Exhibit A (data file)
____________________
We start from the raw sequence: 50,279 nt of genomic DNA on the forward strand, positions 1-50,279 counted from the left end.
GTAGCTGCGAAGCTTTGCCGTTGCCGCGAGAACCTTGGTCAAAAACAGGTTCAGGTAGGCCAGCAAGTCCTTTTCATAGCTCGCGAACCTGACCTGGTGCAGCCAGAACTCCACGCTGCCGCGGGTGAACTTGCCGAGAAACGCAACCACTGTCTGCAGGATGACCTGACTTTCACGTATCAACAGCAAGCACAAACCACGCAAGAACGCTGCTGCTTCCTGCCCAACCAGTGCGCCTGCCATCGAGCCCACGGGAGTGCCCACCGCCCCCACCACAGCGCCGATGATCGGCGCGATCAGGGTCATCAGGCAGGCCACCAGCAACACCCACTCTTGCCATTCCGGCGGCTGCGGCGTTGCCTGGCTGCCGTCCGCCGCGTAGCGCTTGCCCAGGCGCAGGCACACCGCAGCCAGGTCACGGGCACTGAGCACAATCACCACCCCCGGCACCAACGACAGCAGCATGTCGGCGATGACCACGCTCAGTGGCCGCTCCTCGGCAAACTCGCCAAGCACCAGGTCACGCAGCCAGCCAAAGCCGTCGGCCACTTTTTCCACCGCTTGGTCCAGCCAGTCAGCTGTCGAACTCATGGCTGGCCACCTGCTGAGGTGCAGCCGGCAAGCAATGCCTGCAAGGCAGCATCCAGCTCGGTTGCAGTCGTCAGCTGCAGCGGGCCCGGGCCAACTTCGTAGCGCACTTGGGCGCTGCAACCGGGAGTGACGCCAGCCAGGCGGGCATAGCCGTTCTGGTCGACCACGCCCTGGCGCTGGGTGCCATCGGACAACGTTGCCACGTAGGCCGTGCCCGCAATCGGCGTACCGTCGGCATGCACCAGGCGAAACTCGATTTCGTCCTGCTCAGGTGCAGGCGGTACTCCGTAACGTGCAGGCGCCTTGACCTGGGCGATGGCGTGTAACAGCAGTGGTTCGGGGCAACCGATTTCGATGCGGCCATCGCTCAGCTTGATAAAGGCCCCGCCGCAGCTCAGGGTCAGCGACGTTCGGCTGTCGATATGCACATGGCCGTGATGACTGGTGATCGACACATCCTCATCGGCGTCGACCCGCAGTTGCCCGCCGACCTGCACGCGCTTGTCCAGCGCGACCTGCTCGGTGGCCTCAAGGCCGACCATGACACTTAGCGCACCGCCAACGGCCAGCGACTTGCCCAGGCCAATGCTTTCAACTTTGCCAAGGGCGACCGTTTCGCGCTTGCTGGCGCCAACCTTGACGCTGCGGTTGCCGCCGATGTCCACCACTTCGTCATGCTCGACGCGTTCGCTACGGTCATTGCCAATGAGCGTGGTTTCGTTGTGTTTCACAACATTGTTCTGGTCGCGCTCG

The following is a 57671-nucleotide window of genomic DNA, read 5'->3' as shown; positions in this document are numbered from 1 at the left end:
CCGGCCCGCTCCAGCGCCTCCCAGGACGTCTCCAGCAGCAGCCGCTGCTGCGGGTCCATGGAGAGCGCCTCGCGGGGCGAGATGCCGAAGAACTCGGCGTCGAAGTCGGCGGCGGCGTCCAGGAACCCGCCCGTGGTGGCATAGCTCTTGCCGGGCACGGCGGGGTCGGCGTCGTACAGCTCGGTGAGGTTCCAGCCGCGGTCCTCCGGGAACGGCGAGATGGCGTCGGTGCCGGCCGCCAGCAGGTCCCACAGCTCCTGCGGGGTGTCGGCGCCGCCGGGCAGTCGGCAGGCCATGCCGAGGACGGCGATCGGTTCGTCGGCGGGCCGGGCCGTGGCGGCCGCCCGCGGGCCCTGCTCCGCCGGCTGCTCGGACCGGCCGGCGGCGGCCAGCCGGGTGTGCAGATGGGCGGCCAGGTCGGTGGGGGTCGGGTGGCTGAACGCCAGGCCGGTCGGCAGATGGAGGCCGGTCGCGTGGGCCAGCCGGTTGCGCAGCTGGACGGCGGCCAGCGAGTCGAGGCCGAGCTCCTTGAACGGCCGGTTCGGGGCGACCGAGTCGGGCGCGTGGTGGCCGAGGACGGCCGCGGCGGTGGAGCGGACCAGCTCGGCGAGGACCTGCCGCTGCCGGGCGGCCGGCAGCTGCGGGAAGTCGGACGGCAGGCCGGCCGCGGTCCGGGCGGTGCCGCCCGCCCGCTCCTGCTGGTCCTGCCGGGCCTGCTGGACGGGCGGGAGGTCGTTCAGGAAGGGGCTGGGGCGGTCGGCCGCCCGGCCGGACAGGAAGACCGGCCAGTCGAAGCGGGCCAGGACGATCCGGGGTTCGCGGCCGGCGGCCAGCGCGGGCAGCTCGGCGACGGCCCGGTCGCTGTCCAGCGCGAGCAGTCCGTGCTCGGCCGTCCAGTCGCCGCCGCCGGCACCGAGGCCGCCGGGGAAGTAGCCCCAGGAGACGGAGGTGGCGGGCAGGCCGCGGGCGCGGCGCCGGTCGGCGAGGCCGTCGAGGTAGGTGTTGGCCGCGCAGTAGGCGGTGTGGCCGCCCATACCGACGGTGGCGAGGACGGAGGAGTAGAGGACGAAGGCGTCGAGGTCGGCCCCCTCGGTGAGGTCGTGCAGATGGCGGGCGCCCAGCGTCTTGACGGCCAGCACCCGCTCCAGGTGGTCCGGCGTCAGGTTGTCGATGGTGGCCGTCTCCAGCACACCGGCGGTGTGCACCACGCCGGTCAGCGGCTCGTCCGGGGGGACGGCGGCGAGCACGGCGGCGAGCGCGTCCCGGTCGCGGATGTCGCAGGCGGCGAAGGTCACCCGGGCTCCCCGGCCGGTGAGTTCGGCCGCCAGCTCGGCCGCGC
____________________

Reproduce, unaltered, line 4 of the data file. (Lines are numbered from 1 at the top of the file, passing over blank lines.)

CCGGCCCGCTCCAGCGCCTCCCAGGACGTCTCCAGCAGCAGCCGCTGCTGCGGGTCCATGGAGAGCGCCTCGCGGGGCGAGATGCCGAAGAACTCGGCGTCGAAGTCGGCGGCGGCGTCCAGGAACCCGCCCGTGGTGGCATAGCTCTTGCCGGGCACGGCGGGGTCGGCGTCGTACAGCTCGGTGAGGTTCCAGCCGCGGTCCTCCGGGAACGGCGAGATGGCGTCGGTGCCGGCCGCCAGCAGGTCCCACAGCTCCTGCGGGGTGTCGGCGCCGCCGGGCAGTCGGCAGGCCATGCCGAGGACGGCGATCGGTTCGTCGGCGGGCCGGGCCGTGGCGGCCGCCCGCGGGCCCTGCTCCGCCGGCTGCTCGGACCGGCCGGCGGCGGCCAGCCGGGTGTGCAGATGGGCGGCCAGGTCGGTGGGGGTCGGGTGGCTGAACGCCAGGCCGGTCGGCAGATGGAGGCCGGTCGCGTGGGCCAGCCGGTTGCGCAGCTGGACGGCGGCCAGCGAGTCGAGGCCGAGCTCCTTGAACGGCCGGTTCGGGGCGACCGAGTCGGGCGCGTGGTGGCCGAGGACGGCCGCGGCGGTGGAGCGGACCAGCTCGGCGAGGACCTGCCGCTGCCGGGCGGCCGGCAGCTGCGGGAAGTCGGACGGCAGGCCGGCCGCGGTCCGGGCGGTGCCGCCCGCCCGCTCCTGCTGGTCCTGCCGGGCCTGCTGGACGGGCGGGAGGTCGTTCAGGAAGGGGCTGGGGCGGTCGGCCGCCCGGCCGGACAGGAAGACCGGCCAGTCGAAGCGGGCCAGGACGATCCGGGGTTCGCGGCCGGCGGCCAGCGCGGGCAGCTCGGCGACGGCCCGGTCGCTGTCCAGCGCGAGCAGTCCGTGCTCGGCCGTCCAGTCGCCGCCGCCGGCACCGAGGCCGCCGGGGAAGTAGCCCCAGGAGACGGAGGTGGCGGGCAGGCCGCGGGCGCGGCGCCGGTCGGCGAGGCCGTCGAGGTAGGTGTTGGCCGCGCAGTAGGCGGTGTGGCCGCCCATACCGACGGTGGCGAGGACGGAGGAGTAGAGGACGAAGGCGTCGAGGTCGGCCCCCTCGGTGAGGTCGTGCAGATGGCGGGCGCCCAGCGTCTTGACGGCCAGCACCCGCTCCAGGTGGTCCGGCGTCAGGTTGTCGATGGTGGCCGTCTCCAGCACACCGGCGGTGTGCACCACGCCGGTCAGCGGCTCGTCCGGGGGGACGGCGGCGAGCACGGCGGCGAGCGCGTCCCGGTCGCGGATGTCGCAGGCGGCGAAGGTCACCCGGGCTCCCCGGCCGGTGAGTTCGGCCGCCAGCTCGGCCGCGC